• We love when you share and when you leave reviews for us! Thanks for listening!

Support us by shopping through links on our sidebars- thank you!


Ep. 304: What's Better: Raw or Cooked Vegetables?

In this episode, Stacy and Sarah discuss the prevailing debate about whether it is better to eat veggies raw or to cook them first.

Click here to listen in iTunes

If you enjoy the show, please review it in iTunes!

The Paleo View (TPV), Episode 304: What's Better: Raw or Cooked Vegetables?

  • Intro (0:00)
  • News and Views (0:40)
    • Sarah is on summer break mode and the girls have been entertaining themselves!
    • Brace yourself: Cole turns 13 this summer!
    • Stacy and family will be transitioning into summer mode in the coming weeks.
    • Stacy is really excited about this week's show.
      • Afterall, her original hashtag is #morevegetablesthanavegetarian.
      • Even with all the veggie-related shows we've done, there are still topics we haven't covered.
  • Question from a Listener (7:40)
    • Marin asks, "This podcast and you have truly changed my life for he better. I’ve been a listener for 3 years and totally binged listened before that! I Have cured so many things from acne to being able to live life like a boss with RA. Really appreciated you opening up about depression and it was helpful listening to you coming off meds and it wasn’t something you had to just add to this list of meds you’d take forever. I wish I have the time to list all the health things you’ve helped me through! Really appreciate the cool books too and you guys sharing all the recommendations. My question is can you break down or talk about raw vs cooked foods. This came up in looking at adding more veggies and some of the reading I found (vegan based) said it was better to eat more raw than cooked veggies. Is this really true? I just kinda figured veggies were veggies. Is it really that beneficial to consume more raw than cooked? One of the “rules “ was raw till 4. Thoughts? Thank you for all you and your teams do."
    • The bottom line is that there are benefits to both raw and cooked, so mix it up!
    • There were two main drivers of us evolving our large brains.
      • 1. Fire and Cooking

        • 1.5 million years ago.
        • Increases the energy that can be digested out of food.
          • It costs us less energy to get the energy out of our food.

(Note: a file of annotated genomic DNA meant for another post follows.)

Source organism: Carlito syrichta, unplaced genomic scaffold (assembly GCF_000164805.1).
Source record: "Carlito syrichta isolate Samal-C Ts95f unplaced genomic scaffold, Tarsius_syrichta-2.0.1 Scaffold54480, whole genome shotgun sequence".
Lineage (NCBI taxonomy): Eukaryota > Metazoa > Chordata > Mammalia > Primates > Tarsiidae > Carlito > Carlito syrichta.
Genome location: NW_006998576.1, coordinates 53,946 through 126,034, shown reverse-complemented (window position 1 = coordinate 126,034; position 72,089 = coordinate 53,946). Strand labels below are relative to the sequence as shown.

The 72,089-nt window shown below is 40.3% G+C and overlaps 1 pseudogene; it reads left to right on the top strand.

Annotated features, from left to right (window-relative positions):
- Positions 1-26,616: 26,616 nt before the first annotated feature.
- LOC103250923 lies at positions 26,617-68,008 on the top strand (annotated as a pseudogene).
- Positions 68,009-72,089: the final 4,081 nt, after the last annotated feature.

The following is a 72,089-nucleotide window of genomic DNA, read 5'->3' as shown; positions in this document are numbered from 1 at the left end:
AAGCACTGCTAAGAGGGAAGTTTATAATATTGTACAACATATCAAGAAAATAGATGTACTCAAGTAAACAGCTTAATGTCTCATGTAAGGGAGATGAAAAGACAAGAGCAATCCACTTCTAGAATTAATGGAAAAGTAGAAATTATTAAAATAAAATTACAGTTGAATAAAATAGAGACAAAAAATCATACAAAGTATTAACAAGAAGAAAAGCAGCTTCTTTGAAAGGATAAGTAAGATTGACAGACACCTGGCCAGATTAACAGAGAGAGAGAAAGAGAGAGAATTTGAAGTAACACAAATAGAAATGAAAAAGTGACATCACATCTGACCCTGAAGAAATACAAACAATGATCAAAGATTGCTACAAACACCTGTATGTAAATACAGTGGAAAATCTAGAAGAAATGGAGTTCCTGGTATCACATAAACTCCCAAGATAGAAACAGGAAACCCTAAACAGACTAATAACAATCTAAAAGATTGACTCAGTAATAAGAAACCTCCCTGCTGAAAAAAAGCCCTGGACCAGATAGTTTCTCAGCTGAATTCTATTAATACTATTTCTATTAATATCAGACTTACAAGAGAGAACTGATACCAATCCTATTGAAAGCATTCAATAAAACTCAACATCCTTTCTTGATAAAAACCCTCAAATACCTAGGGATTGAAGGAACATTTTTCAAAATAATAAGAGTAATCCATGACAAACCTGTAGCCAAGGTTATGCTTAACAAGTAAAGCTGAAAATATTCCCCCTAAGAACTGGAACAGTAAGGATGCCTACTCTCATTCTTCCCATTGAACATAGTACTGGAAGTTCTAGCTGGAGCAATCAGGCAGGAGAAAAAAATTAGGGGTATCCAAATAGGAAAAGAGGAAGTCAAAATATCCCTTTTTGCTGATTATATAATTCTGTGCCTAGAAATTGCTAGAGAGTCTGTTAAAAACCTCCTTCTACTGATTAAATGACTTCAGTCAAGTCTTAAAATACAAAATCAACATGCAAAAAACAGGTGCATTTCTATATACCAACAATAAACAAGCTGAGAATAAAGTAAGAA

• More time in the day for socializing and communicating.
          • Our brains use 20-25% of the calories we burn every day.
      • 2. Eating starchy roots and tubers.
    • A study in 2011 looked at mice fed meat and sweet potatoes prepared in different ways.
      • Cooked food delivered more energy than raw, both meat and sweet potato.
      • Cooked food gave more energy than pounded foods, pounded foods gave more than raw foods.
        • Mice showed a preference for cooked foods.
    • Micronutrient content in foods.
      • Sarah strongly believes that micronutrient sufficiency is the primary criteria for a healthy diet.
      • Some micronutrients are volatile in heat.
        • Vitamin C degrades with heat.

          • For example, steamed broccoli may have a 10% drop in vitamin C versus raw.
        • Polyphenols are partially destroyed with cooking.
        • Myrosinase, whose activity forms sulforaphane, known to prevent cancer, is found in raw broccoli but destroyed in cooking.
        • The allicin in garlic (the compound responsible for its antibiotic and antimicrobial effects) is less stable in heat.
        • In general, boiling and blanching can cause phytochemicals to leach out into the water.
      • Some nutrients are formed during cooking.
        • Heat breaks down cell walls and can liberate nutrients that would otherwise be locked up.

          • Carotenoids increase in bioavailability when cooked.
          • Lycopene increases when tomatoes are cooked or sun-dried.
          • Indol (in cruciferous veggies) is only formed when those veggies are cooked.
    • What about the fiber content in raw versus cooked vegetables?
      • Cooking partially breaks down some of the fiber.

        • Does this alter how the fiber feeds the microbiome?

          • There are only a handful of studies that have looked at this.
      • The diversity of fibers types from different vegetables feeds a diversity of microbes.
      • A study that looked at carrots showed faster fermentation of cooked versus raw.
        • It also produced more short-chained fatty acid.
      • One study looked at raw and toasted wheat fiber on common gut microbes.
        • Bifidobacterium growth didn't show preference for raw or toasted.
        • Lactobacillus only grew with raw wheat fiber, not the toasted.
          • A study that looked at brown seaweed found similar results.

            • They concluded that raw fiber supported more lactic acid producing bacteria.
            • Heat treated fiber supported more butyric acid producing bacteria.
    • You can see that it's hard to make a statement of if cooked fiber or raw fiber is better.
      • They both act differently on the microbiome.
      • Cooked fiber:
        • Is more readily fermentable = increase in short-chain fatty acids.

          • Lowers the acidity of the colon, which supports growth of probiotic bacteria.
          • This is why cooked veggies and soups is great for your intestinal health.
      • Raw fiber:
        • Certain good bacteria species prefer this raw fiber.
      • Both children and adults can benefit from mixing up raw and cooked veggies.
    • Collagen Veggie Blend
    • Previous Veggie-Loaded Podcasts:
  • If you've enjoyed the show, please recommend it to someone who might enjoy it.
  • We love when you share and when you leave reviews for us! Thanks for listening!

Support us by shopping through links on our sidebars- thank you!